Doctoral researcher: Gayatri Jagirdar
Principle investigator: Uwe Lendeckel
Co-supervisors: U. Bornscheuer, F. Scholz, O. Otto
Impact of Tafazzin knock-out on cellular and mitochondrial function
Tafazzin, a mitochondrial phospholipid-lysophospholipid transacylase, mediates the remodeling of cardiolipin (CL), a major phospholipid of the mitochondrial membranes. Loss of function mutations in the human tafazzin (TAZ) cause the Barth syndrome, a disease that has been associated with compromised respiratory chain (RC) super-complex formation and, thus, increased electron leakage from the RC and reduced ATP production. Mitochondrial products like ATP and ROS (in particular O2- and H2O2) are key regulators of cellular metabolism and growth; however, physiologic mechanisms that control mitochondrial activity and translate it to cellular dysfunction in disease conditions and ageing remain incompletely understood. In collaborative previous work we demonstrated that the knock-out of tafazzin ( TAZ-KO) not only alters mitochondrial membrane properties and decreases mitochondrial respiration, but also substantially compromises cell proliferation, cellular and mitochondrial morphology, cellular elasticity, ROS production/redox activity, and provokes rather specific changes in the expression of genes coding for receptors and proteases of the renin angiotensin system (RAS).
This project aims to identify molecular mechanisms that link Tafazzin-knock-out dependent alterations in mitochondrial structure (cardiolipin composition, membrane fluidity and elasticity) and function (respiration, OXPHOS) with cellular functions described above.
Main points that will be addressed are (I) to what extent the TAZ-KO mediated changes can be reversed by restoring the “wild-type” cardiolipin composition (by e.g. administration of selected fatty acids) and, (II) how the gene expression changes observed in both TAZ-KO or TAZ knock-down cells are mediated mechanistically.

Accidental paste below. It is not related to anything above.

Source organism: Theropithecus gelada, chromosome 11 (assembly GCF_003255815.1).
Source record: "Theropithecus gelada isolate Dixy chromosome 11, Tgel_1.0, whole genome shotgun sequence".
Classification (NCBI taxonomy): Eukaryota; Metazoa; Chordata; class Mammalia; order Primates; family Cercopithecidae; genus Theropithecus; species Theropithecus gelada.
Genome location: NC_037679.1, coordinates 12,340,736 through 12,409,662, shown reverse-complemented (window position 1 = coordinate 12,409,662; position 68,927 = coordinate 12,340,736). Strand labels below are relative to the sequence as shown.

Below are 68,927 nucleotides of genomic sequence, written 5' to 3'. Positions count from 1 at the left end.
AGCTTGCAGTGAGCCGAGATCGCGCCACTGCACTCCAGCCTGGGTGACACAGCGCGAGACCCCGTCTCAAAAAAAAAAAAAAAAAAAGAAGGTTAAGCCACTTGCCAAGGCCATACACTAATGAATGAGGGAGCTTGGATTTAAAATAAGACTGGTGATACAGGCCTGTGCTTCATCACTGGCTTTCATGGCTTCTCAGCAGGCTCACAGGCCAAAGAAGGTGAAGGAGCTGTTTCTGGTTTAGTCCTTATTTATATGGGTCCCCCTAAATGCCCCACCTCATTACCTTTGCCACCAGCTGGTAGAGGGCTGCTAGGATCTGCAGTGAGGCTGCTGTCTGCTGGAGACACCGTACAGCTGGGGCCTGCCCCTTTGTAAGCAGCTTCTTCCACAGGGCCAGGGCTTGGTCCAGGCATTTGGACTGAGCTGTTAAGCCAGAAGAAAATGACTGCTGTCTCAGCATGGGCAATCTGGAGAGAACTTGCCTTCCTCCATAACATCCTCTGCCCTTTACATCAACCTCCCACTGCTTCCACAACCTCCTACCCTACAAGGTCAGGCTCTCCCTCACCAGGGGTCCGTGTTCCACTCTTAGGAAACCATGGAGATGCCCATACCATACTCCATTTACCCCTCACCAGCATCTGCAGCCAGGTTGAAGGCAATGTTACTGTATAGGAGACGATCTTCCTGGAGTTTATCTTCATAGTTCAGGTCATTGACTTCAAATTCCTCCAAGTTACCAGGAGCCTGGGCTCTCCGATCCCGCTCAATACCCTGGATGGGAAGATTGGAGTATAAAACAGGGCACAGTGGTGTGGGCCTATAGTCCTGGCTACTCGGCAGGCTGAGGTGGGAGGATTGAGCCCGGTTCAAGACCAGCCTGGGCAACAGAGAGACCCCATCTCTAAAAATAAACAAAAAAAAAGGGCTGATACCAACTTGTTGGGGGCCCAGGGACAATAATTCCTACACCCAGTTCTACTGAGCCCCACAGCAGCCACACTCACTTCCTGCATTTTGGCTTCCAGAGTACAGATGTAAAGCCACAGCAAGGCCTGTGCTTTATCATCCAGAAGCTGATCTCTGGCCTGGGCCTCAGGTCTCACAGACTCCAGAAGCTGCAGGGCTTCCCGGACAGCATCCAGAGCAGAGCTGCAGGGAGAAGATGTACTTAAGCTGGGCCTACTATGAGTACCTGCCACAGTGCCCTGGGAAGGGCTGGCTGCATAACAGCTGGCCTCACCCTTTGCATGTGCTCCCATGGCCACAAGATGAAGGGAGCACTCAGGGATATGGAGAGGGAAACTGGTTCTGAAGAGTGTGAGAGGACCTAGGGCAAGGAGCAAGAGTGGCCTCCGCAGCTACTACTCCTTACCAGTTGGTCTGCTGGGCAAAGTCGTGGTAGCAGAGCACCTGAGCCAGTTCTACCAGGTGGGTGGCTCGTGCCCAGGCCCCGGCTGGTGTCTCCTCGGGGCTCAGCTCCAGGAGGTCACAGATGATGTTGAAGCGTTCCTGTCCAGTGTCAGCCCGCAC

A promoter analysis revealed that the affected genes share a consensus transcription factor binding site, which is also present in the promoter of the Fat1 gene. Fat1 has been suggested to link mitochondrial activity to cell growth. The pharmacological modulation of the signaling pathway activity targeting the shared consensus sites as well as the application of luciferase reporter-plasmids containing the native promoter sequence or systematically shortened promoter fragments, respectively, will facilitate the identification of mechanisms contributing to the TAZ-KO-mediated effects.
Mitochondrial structure and function will be determined in collaboration with Profs. Scholz and Helm and will be correlated to cardiolipin composition (Prof. Schild) and a broad variety of cellular functions (including ROS production/redox activity (PD Dr. Elsner) and cellular/mitochondrial elasticity (Dr. Otto). Tafazzin variants provided by Prof. Bornscheuer will be expressed in TAZ-KO cells. Correlating the resulting CL-composition with mitochondrial and cellular function will provide proof and mechanistic clues for a role of TAZ in cell growth.
This project will provide important insights into functions of tafazzin that are performed “down-stream” of cardiolipin remodeling.
 Schlame, M.; Greenberg, M. L. Biochim Biophys Acta 2017, 1862, 3-7.Cao LL, et al. Nature 2017, 539, 575-578.
University Medicine Greifswald